ABTs Swan Lake was a spectacle to behold.  Breathtaking and beautiful it left one almost speechless. As Odette-Odile and the Prince ascended to their new life in the emerging dawn, the soul almost rose to meet them in mid-flight.


Metropolitan Opera House
New York, NY
June 22, 2019 2:00pm

Part One: Manon

Stella Abreara in the title role

 Principal Dancers Misty Copeland and Cory Stearns in Manon

by Dwight Casimere

American Ballet Theatre ABT ended its Spring Season at New York's Metropolitan Opera House with ballet productions that epitomized its standing as  the nation's preeminent ballet company. Those who saw Manon and Swan Lake, were treated to a ravishing display of classic ballet at its pinnacle. Sleeping Beauty was the season finale.

Sir Kenneth MacMillan's Manon, which received its World Premiere at The Royal Ballet in 1974, was presented with all of its dramatic import and scenic glory intact. Adapted from the 1731 novel of the same name my Abbe Prevost , the story of the rise and fall of a woman born into poverty working her way through the misogynistic ethos of the era to fleeting wealth only to fall victim to its imbeded traps, is the ultimate tragic tale.

 In Manon's world, she is bartered like a piece of chattel by her greedy brother, Lescaut to be passed between the hands of the older gentleman she is traveling with and the wealthy Monsieur GM. When she arrives in Paris in the courtyard of the inn where her brother and GM await, she meets the handsome young student Des Grieux among the glamorous habitu├ęs and demimonde of Paris, and instantly falls in love.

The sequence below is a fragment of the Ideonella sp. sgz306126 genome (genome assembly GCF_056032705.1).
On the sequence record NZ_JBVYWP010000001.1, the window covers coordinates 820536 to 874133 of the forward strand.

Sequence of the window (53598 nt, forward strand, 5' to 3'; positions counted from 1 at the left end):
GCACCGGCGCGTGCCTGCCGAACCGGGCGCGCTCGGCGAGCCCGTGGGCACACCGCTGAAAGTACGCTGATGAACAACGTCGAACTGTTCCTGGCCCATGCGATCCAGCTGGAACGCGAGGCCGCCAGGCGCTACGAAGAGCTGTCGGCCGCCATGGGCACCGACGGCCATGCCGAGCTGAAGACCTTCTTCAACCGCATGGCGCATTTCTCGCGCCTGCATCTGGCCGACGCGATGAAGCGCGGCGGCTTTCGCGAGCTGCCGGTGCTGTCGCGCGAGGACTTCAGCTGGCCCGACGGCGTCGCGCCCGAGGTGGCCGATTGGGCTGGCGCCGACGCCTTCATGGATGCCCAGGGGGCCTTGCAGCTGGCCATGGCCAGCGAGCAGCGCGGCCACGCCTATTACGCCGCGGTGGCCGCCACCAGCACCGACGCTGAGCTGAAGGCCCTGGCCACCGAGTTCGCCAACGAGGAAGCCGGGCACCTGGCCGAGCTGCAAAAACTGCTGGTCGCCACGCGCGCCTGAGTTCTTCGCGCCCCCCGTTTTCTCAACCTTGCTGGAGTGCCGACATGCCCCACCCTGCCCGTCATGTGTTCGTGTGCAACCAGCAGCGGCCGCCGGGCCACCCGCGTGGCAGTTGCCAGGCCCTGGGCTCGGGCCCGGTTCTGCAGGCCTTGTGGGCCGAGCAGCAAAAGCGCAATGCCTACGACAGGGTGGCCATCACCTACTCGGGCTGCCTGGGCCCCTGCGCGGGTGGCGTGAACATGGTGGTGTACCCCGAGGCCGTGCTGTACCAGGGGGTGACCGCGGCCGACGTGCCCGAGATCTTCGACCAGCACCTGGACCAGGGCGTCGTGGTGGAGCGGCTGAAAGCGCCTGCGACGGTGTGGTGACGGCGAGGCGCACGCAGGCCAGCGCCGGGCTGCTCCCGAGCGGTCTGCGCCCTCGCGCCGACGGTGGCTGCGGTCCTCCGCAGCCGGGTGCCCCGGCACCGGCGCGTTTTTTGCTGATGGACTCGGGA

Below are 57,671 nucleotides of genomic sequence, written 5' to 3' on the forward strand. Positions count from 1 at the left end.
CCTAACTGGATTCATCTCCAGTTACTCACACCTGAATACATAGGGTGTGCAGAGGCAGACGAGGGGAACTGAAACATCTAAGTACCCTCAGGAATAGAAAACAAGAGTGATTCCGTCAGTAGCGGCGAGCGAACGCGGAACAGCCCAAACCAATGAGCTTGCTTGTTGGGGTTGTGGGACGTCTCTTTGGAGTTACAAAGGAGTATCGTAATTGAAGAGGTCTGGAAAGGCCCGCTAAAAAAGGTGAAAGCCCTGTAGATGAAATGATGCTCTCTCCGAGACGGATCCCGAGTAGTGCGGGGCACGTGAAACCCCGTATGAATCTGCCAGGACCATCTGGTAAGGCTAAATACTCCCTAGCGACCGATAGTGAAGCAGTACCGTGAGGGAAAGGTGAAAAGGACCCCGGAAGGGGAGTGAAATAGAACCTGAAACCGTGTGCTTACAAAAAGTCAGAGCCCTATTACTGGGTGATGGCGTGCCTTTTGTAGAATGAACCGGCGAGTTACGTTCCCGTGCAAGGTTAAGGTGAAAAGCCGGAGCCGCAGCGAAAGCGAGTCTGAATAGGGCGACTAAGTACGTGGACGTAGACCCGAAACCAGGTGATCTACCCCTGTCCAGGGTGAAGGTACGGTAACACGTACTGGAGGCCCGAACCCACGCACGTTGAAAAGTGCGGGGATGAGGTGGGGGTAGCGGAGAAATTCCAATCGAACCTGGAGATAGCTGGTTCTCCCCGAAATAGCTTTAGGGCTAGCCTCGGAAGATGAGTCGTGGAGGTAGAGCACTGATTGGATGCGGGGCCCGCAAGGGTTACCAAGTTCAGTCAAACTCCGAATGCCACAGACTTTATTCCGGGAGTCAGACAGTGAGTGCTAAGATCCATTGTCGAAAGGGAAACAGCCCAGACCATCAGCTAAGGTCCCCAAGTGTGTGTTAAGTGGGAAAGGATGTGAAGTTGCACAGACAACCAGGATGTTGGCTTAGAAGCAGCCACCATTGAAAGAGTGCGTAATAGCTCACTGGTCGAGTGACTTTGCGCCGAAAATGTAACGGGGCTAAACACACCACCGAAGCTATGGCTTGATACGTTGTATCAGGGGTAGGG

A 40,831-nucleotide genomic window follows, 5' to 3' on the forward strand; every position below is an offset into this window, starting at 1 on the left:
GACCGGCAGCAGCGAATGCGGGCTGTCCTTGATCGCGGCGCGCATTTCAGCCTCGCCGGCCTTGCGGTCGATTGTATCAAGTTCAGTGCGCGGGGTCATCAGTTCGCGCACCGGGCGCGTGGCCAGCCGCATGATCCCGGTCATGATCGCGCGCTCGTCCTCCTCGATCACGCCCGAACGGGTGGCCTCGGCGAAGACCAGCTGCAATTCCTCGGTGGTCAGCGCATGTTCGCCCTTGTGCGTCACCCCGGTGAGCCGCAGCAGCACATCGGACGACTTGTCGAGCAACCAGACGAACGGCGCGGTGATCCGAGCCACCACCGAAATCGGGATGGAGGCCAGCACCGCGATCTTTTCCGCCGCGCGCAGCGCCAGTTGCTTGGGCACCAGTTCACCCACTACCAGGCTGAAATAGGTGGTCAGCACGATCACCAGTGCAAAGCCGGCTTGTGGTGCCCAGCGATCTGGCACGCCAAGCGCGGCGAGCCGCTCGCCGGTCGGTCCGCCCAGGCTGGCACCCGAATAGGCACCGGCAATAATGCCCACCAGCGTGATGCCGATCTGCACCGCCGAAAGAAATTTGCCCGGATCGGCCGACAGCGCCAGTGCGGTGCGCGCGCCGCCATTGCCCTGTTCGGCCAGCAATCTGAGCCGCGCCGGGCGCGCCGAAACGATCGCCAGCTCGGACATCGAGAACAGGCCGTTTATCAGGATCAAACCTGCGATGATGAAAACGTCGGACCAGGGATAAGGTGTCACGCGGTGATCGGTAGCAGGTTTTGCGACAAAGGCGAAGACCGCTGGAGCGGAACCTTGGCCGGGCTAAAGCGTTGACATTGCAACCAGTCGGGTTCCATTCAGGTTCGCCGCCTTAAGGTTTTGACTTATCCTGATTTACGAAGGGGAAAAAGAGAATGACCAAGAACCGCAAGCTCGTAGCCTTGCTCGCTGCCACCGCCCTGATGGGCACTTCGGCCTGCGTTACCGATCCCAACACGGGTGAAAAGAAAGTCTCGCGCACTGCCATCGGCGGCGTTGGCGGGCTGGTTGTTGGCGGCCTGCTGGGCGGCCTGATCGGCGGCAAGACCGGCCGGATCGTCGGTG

The opera's score is a pastiche of music gleaned from more than a dozen of Massenet's operas, orchestral divertissements and piano works (one recognizes themes from Thais, Don Quixote, Le Cid, Cleopatre, Cendrillon, among others). The themes are beautifully spun out like gilded threads by members of the Company Orchestra. Principal Conductor Charles Barker imbued the score with an air of depth and clarity.

Manon is one of the most enduring tragic stories in all art. It is a tome that has found its way into the pages of literature, to the opera stage, and then to the ballet.  It follows the path of a fallen heroine, a theme which lies at the heart of so many great operatic tragedies. In fact, when MacMillan first proposed his new ballet to his principal dancers at The Royal Ballet, he presented them with a double volume that included a novella of that most eponymous of all tragic heroines, Carmen.

Those who saw several productions of Manon during its run at the MET were treated to a cornucopia of superlative performances from ABT's principal dancers, who brought differing levels of dramatic tension and choreographic nuance to the characters and the ballet's expertly staged scenes. It is hard to believe that all of the principals were appearing in their role debuts, as their performances were so in sync with their partners.